Last week, I received an I-Dog. The petite plaything by Motley Fool Stock Advisor pick Hasbro
The I-Dog can pick up the music playing in a room, or, better yet, you can plug in your Apple
Digital music? Toys? The convergence has arrived. Sure, music has always been a big part of children's toys. However, instead of some monophonic ear-candy placebo, today's kids want the real deal. They crave hit music at a younger age. They're getting it, too.
Don't take it from me. Ask yourself why Disney
So much music is being funneled to willfully receptive kids these days. They are consuming more, and that will only heighten their appetites as they get older. You've heard of the baby boomers? These are the boom boomers. An investor would be silly not to connect the dots and find investing opportunities. There's just one problem: the music suppliers. The record companies are struggling. What the market doesn't know yet is that the major labels are sick, but the malady isn't malignant.
These go to eleven
When Warner Music Group
In its quest to become the only standalone publicly traded major label, Warner also had the gall to expect its IPO be priced as high as $24 a stub. That would value the company at more than the owners had paid to acquire the company a year earlier, despite their decision to gut it for substantial distributions before the Wall Street debut.
Humbled, Warner went public in May at $17. Despite a strong song-publishing business, and historically significant prerecorded-music labels like Atlantic, Elektra, Maverick, Warner Bros., and the Rhino retro haven, demand just wasn't there. There was no opening-day pop on the stock. Two months later, it bottomed out at $14.70. A better-than-expected quarter later, Warner Music is finally trading comfortably above its IPO price, with shares trading hands for roughly $19 apiece.
Really. When the CD market peaked five years ago, the industry moved 942 million discs domestically, generating $13.2 billion in sales. These days, the industry has tallied that same $13.2 billion worldwide through the first six months of the year, according to International Federation of the Phonographic Industry. CD sale prices have fallen. Unit sales have also taken a hit. The silver lining? Digital-music sales tripled to $790 million through the first half of 2005.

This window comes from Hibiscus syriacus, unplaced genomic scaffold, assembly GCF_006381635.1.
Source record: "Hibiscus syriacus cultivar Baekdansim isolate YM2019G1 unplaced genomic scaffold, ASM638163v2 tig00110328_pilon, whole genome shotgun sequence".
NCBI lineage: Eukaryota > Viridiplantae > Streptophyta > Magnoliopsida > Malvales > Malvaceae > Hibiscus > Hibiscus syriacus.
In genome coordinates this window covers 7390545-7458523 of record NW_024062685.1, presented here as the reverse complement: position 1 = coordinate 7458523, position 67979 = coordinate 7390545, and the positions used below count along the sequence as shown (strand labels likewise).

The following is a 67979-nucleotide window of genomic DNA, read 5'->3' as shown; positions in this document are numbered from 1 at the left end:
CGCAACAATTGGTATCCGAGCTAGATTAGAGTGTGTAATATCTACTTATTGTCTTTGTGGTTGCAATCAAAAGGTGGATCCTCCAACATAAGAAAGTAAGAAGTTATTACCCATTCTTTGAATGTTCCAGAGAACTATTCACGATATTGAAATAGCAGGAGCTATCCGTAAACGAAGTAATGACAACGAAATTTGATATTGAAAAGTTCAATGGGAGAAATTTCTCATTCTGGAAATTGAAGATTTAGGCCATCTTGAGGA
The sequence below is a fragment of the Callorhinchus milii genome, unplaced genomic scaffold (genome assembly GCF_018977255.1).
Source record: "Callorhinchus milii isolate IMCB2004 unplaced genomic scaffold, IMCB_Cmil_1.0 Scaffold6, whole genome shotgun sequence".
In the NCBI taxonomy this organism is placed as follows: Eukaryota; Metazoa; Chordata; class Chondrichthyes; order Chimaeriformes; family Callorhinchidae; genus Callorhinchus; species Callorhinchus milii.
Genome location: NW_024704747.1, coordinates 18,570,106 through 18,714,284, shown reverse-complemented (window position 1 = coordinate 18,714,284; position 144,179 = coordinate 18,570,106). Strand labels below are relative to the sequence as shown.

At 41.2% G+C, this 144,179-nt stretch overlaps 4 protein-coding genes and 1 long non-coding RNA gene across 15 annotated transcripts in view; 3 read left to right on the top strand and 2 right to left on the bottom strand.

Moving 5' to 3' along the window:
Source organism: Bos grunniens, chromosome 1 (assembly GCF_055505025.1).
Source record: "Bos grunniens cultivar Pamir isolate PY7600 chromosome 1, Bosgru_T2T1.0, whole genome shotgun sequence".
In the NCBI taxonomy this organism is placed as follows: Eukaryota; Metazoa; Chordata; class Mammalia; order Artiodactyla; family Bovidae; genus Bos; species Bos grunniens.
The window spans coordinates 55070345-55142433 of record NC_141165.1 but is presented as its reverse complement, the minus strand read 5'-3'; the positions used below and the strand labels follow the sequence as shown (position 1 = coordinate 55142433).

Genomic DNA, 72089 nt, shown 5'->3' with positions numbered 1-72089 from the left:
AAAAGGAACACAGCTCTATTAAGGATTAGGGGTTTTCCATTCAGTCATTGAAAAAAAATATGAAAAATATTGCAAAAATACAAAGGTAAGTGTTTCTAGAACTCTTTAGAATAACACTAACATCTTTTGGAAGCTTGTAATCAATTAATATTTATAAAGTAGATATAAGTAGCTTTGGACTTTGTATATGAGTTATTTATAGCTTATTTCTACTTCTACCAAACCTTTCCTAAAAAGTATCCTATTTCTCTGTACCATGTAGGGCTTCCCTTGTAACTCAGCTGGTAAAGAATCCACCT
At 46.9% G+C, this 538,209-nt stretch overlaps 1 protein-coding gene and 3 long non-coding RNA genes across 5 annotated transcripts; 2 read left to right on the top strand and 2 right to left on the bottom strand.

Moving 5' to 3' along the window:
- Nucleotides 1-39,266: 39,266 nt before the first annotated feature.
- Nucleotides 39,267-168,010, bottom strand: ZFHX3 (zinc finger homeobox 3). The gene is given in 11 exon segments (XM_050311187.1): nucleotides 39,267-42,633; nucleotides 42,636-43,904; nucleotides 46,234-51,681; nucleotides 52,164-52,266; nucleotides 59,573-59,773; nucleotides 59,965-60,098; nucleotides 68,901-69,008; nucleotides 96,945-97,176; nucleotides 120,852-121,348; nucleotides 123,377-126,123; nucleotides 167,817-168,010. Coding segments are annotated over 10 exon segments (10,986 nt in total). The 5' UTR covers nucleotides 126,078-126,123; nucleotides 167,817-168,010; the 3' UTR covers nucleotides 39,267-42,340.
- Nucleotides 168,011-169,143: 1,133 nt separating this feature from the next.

Of that amount, 10% went to Warner, which rang up $79 million in digital music revenue in its March and June periods. Because of the strength in digital music, revenue actually clocked in marginally higher this past quarter for Warner, despite the softness elsewhere. From Green Day to Michael Buble, Warner always seems to have a hot artist to offer. Thanks to its lineage and rich publishing business, it's able to garner royalties on older tracks as well.
Yes, Warner has more than $2 billion in debt on its balance sheet. That butters up the company's enterprise value to $5 billion. A company losing money isn't going to seem like much of a bargain, even at 1.5 times trailing sales.
However, keep thinking about that digital future. Keep thinking about the young kids who now have an appetite for music. Satellite radio networks like XM
One can look back at the early rebels among peer-to-peer platforms, like Grokster, KaZaA, and the original Napster, but they're not around in their piracy-geared states anymore. Many have either gone legit or dark. The labels once blasted the file-sharing networks as the reason for their malaise, but mark my words -- history will remember them as industrial saviors. They opened up the demand for digital music. The labels had bonded together to offer premium services early on, but they faltered badly. The market needed to be established. It was up to swap facilitators like Napster and Morpheus to hand out the free cigarettes to the kiddies. Now everyone is hooked on ear candy.
Add it all up, and it's hard not to look back at Warner. It is one of the few spigots out there, destined to gush through so many digital revenue streams.
Does that mean that I think that Warner Music Group is a Rule Breaker? No. It just happens to be at the right place at the right time while the rest of the investing public can't see it through the quarantine tape they spooled. So Warner may not make the cut for Motley Fool Rule Breakers, our ultimate growth-stock investing newsletter, but after bashing the company earlier this year, I'm starting to come around. I've ducked under the quarantine tape. Warner isn't contagious. It's making the most of the inventory-free fulfillment wonders of tomorrow's music industry. Thanks to digital music, Warner Music's got a really catchy beat.
Longtime Fool contributor Rick Munarriz has more than a few Hasbro games around the house. He does own shares in Disney. The Fool has a disclosure policy. He is also part of the Rule Breakers newsletter research team, seeking out tomorrow's ultimate growth stocks a day early.